Taiwan in the Space Age
Exactly 40 years ago today, July 20th, Neil Armstrong took his “small step” that is really a huge leap for humanity. The positive repercussion of his step is about to get much bigger. In this very special 40th anniversary of we – the earthlings’ – moon landing, I like to celebrate with several of my observations. And relate my observations and predictions to what role can Taiwan play in the space age.
The advancement in space technology is really breathtaking, considering the fact that no moon landing had been attempted for several decades already. And ironically, as the world’s great powers (among them China, India, UK, France, Iran, Israel), besides US and Russia, finally obtained the enabling technology and actively pursue space programs as a show of national pride, government financed space programs are going down the path of obsolescence. Private space pioneers are emerging. Virgin Galactic’s $200,000 sub-orbital trip is commercially ready in about two years. XCOR’s $95,000 ride is following shortly. Bigelow Aerospace is also selling its commercial space station, which will act as an important outsourcing contractor to NASA (after the agency’s 2016 de-orbiting of International Space Station to reduce costs) and servicing private sector’s R&D efforts.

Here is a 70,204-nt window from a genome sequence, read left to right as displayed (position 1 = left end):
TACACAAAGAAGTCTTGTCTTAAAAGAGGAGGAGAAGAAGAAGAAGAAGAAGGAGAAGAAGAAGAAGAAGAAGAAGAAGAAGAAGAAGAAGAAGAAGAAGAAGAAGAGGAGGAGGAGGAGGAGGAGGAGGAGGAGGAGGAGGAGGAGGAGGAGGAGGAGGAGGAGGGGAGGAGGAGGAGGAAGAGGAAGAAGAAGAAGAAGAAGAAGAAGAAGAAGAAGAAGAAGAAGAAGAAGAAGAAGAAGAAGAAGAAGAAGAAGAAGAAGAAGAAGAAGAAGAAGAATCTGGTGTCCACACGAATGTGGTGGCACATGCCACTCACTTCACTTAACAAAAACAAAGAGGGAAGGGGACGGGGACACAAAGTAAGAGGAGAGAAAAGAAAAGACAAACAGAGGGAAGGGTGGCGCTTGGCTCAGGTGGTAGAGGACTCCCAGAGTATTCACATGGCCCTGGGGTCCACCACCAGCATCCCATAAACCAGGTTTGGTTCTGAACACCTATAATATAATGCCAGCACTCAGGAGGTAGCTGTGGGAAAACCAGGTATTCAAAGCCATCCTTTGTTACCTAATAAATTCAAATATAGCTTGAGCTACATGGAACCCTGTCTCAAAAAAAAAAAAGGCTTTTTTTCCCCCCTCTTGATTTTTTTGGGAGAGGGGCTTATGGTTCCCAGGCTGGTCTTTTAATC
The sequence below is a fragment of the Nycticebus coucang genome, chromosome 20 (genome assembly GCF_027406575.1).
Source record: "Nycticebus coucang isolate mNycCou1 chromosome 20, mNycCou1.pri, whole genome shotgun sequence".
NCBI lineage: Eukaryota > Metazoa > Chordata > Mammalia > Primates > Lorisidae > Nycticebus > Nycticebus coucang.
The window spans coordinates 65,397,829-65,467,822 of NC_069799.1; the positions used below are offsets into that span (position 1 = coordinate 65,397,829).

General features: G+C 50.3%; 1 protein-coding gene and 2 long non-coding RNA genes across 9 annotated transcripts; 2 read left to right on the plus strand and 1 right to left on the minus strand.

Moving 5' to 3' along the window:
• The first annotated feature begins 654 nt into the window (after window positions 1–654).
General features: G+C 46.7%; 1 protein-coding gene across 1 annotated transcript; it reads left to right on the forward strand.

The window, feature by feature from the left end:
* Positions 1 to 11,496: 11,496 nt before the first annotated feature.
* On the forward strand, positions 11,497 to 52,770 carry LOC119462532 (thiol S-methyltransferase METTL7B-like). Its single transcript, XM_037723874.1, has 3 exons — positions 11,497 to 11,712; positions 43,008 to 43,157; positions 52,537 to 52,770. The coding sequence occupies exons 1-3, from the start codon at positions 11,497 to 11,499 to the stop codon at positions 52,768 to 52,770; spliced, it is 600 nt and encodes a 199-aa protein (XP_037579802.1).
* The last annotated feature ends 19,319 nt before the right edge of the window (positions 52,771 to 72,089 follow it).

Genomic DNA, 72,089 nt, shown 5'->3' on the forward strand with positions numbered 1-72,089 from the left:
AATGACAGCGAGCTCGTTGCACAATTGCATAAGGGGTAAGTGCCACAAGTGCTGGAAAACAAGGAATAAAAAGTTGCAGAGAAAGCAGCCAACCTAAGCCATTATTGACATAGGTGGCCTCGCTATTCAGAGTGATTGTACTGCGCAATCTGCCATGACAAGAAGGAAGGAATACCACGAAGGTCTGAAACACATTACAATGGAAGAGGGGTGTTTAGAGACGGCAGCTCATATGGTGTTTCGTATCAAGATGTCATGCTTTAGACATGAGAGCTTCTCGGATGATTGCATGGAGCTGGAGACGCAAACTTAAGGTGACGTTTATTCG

I was on the record for predicting $100,000 per barrel oil. Whether it will turn out to be true is less relevant than the social and technological repercussions of extremely high oil prices. When, not if, unimaginably high oil price comes to fruition, alternative energy researches – including the fusion nuclear R&D – undoubtedly will intensify. Availability of fusion nuclear energy, then, won’t be far. And fusion energy shall be the great enabling technology for space travel and colonization. I can envision a space “Dutch East India Company” in the future. Considering that CNN’s July 18th “Next Giant Leap?” special report on TV had mentioned that if the entire world were to fully co-operate, in theory, humankind will be able to land on Mars by 2020. An embedded assumption of this theoretical extrapolation seems to be lack of breakthrough in fusion nuclear technology. Imagine how much more progress in space travel once fusion energy is invented!